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Reporting from Vienna, Austria, journalist Gareth Porter says we could see a final agreement on Thursday

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JAISAL NOOR, PRODUCER, TRNN: Welcome to the Real News Network. I’m Jaisal Noor in Baltimore. With no deal reached so far, negotiations over Iran’s nuclear program have yet again been extended. Speaking in Vienna, European Union foreign policy chief Federica Mogherini said the talks will go on. FEDERICA MOGHERINI: We are continuing to negotiate for the next couple of days. NOOR: The remaining points of contention between Iran and the P5+1, that’s China, France, Russia, the UK, the U.S., and Germany, include the lifting of sanctions on Iran with the ban on import and export of conventional weapons set to be a key stumbling block. A deal must be presented to Congress by Thursday for an expedited 30-day review. Otherwise the process could take up to 60 days. Well, we now go to Vienna for the latest from Gareth Porter. Gareth is an investigative historian and journalist specializing in U.S. national security policy. His most recent book is Manufactured Crisis: The Untold Story of the Iran Nuclear Scare. Thanks so much for joining us, Gareth. GARETH PORTER, INVESTIGATIVE JOURNALIST: Thanks very much, Jaisal. NOOR: So Gareth, tell us what you’re hearing on the ground. Is the lack of an agreement, and this yet another extension, a sign that a potential agreement is in jeopardy? PORTER: Not in this case, Jaisal. The situation is one of simply a very heavy load of brackets that have to be cleared away that require a lot of time. And this is not to say that there are no issues that are still under discussion or negotiation. There are clearly some issues where brackets still exist that are tough, tough issues that require a bit more time. But all of the indications at this point that I have heard are that these issues can be cleared up, can be resolved in the final two days, that the momentum now is clearly in the direction of resolution of the issues. Both sides now understand–not just that they understand, but they are determined that they’re not going to go home without the final result being achieved. NOOR: And so talk about what the key stumbling blocks are. We’re hearing it’s the United Nations arms embargo, and some have warned of the repercussions for the already ongoing conflicts in Iraq, Lebanon, Syria, and Yemen. And the New York Times recently cited unnamed American officials who say that Russia and China who profit from arms sales to Iran have been pressing for a lifting of these weapons embargoes. PORTER: Well, I think that there’s no question that the arms embargo is one of the very few remaining issues that are still to be resolved in which there are some tough bargaining, tough negotiating going on. I have heard from a source that was involved in the talks, a senior European diplomatic source that the P5–sorry, not the P5+1 but the P5, the permanent five members of the UN Security Council, met last night and the meeting was specifically about the question of whether the permanent five would support the continued, the continuation in a new Security Council resolution of this arms embargo, conventional arms embargo against Iran, or whether this would be dropped in the new Security Council resolution. And the report of that I got was that China and Russia were opposed to continuation of the arms embargo in the new UN Security Council text. France was wavering. They had not taken a clear position one way or another. And of course the United States and Britain were calling for the continuation of the arms embargo against Iran in the new text. So what that means to me is that the P5+1 cannot present a united front to continue the arms embargo, and that it is very, very likely that they will be forced to give way on this issue in the final text that will be produced for the comprehensive agreement. NOOR: And so this would be a big point of contention for two of the big opponents of the deal. That’s Saudi Arabia and Israel, they do not want to see Iran, this arms embargo on Iran lifted. PORTER: Well, of course. That goes without saying, that Iran’s strongest foes in the region, both Israel and Saudi Arabia, will not like that outcome. But as the Iranian official who briefed the press, the foreign press, yesterday pointed out, there is no logical connection between the question of a conventional arms embargo against Iran and the nuclear issue. It simply does not belong in any United Nations sanctions against Iran. And that it was unjustly added to the UN Security Council resolution, which imposed the sanctions in 2007, when the Security Council did in fact push this arms embargo against Iran. So legally and from a logical point of view, the Iranians have a very strong case. It’s difficult to understand how it could be justified that the Security Council membership could re-impose that arms embargo in the new Security Council resolution, which is part of a resolution of the entire Iranian nuclear issue after so many years of negotiations. NOOR: All right. Well, Gareth Porter, thank you so much for joining us. And we’ll be sure to have you back on in these next few days as we get closer to this next deadline, which is Thursday, for a deal to be signed and given to Congress for this review to happen within 30 days. Thank you so much for joining us. PORTER: Thank you. NOOR: Thank you for joining us at the Real News Network.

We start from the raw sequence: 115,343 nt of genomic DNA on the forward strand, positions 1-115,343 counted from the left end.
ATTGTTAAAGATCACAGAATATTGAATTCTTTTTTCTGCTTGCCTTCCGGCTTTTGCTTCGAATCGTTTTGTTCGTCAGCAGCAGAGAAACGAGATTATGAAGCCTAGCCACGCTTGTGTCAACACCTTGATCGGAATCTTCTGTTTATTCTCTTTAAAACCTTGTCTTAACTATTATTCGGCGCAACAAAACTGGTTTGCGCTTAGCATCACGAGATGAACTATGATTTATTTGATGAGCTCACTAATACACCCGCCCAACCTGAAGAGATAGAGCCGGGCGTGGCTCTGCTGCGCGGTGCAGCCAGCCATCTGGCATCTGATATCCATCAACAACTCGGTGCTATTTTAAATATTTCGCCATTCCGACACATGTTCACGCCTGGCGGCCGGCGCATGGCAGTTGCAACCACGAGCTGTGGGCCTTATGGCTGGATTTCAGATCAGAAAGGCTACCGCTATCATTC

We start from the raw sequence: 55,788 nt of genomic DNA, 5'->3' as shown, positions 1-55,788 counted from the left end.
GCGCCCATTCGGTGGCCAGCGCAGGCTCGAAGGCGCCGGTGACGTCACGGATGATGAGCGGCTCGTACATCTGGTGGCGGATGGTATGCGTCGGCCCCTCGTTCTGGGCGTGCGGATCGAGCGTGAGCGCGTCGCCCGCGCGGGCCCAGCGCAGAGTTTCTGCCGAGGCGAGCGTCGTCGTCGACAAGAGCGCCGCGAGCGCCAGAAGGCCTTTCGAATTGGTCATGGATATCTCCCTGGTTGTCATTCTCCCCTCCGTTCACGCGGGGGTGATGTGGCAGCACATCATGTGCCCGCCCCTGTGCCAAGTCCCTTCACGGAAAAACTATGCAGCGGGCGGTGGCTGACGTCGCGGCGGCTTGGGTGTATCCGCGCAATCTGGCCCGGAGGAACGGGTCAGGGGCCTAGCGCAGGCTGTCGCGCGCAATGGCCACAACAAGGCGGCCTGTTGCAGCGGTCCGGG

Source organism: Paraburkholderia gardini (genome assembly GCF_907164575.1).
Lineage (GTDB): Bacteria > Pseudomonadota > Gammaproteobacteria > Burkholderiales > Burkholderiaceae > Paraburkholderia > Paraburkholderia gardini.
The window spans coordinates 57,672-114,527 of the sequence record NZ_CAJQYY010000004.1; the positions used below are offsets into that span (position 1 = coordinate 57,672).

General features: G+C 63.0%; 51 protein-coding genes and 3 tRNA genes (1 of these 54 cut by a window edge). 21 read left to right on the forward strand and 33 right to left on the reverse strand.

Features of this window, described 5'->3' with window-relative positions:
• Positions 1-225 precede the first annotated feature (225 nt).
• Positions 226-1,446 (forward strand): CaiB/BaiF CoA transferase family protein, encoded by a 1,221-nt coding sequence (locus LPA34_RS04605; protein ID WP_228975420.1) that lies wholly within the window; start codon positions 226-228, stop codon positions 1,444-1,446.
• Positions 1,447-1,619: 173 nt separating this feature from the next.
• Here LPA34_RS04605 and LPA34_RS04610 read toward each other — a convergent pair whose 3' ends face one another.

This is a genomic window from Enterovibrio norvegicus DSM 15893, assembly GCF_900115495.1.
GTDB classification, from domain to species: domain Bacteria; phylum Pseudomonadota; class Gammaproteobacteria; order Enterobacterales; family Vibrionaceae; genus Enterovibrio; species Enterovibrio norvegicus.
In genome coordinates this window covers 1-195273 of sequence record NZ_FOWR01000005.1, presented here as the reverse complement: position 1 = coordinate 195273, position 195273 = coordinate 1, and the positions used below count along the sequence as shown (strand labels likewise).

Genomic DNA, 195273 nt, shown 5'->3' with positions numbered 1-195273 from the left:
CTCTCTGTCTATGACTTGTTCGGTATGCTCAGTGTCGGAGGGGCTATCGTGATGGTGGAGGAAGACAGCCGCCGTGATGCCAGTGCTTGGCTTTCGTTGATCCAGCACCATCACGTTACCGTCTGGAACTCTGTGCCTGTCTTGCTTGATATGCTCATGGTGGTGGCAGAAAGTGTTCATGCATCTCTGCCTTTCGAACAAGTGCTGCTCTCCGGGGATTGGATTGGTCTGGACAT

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Gareth Porter is a historian and investigative journalist on US foreign and military policy analyst. He writes regularly for Inter Press Service on US policy towards Iraq and Iran. Author of four books, the latest of which is Perils of Dominance: Imbalance of Power and the Road to War in Vietnam.